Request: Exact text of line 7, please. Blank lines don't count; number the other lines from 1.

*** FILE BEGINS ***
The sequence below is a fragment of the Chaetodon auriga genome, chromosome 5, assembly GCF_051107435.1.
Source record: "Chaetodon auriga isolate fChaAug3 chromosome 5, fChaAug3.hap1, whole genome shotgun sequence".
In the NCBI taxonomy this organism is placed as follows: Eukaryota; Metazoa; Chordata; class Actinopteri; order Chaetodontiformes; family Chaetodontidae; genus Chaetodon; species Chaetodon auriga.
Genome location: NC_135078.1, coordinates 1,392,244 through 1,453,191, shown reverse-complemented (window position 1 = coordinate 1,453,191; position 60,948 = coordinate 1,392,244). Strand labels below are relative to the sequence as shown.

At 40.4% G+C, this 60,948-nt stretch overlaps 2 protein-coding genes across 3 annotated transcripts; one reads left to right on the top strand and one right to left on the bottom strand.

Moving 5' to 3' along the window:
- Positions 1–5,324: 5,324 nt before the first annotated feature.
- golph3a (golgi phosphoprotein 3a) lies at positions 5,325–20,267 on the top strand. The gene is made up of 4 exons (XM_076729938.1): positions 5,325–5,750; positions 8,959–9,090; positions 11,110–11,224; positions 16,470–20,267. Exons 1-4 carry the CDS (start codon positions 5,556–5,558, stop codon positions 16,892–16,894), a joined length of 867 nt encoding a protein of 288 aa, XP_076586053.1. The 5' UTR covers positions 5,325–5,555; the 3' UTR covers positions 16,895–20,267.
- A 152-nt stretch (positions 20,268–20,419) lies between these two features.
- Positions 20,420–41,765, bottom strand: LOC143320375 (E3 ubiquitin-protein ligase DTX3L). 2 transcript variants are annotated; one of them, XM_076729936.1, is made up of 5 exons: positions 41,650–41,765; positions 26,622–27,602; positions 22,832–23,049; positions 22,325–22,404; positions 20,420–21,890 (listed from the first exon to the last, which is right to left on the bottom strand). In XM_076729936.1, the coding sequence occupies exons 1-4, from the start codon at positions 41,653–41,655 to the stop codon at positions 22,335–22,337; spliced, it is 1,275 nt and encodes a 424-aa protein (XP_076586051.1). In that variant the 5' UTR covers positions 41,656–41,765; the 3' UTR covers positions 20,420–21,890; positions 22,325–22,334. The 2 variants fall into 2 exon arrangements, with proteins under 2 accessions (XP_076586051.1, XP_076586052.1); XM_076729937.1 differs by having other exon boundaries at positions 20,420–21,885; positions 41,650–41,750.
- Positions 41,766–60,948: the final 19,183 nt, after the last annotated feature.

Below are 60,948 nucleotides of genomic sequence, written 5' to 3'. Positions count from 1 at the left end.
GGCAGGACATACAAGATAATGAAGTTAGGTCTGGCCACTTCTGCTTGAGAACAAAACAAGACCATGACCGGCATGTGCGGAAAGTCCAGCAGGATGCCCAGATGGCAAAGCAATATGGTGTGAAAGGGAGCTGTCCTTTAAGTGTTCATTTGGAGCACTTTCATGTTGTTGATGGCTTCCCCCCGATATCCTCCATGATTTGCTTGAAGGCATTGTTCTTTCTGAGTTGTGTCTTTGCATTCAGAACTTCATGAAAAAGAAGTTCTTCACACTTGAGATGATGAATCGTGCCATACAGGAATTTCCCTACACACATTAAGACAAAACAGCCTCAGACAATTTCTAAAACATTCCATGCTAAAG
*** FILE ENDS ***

- Positions 1–5,324: 5,324 nt before the first annotated feature.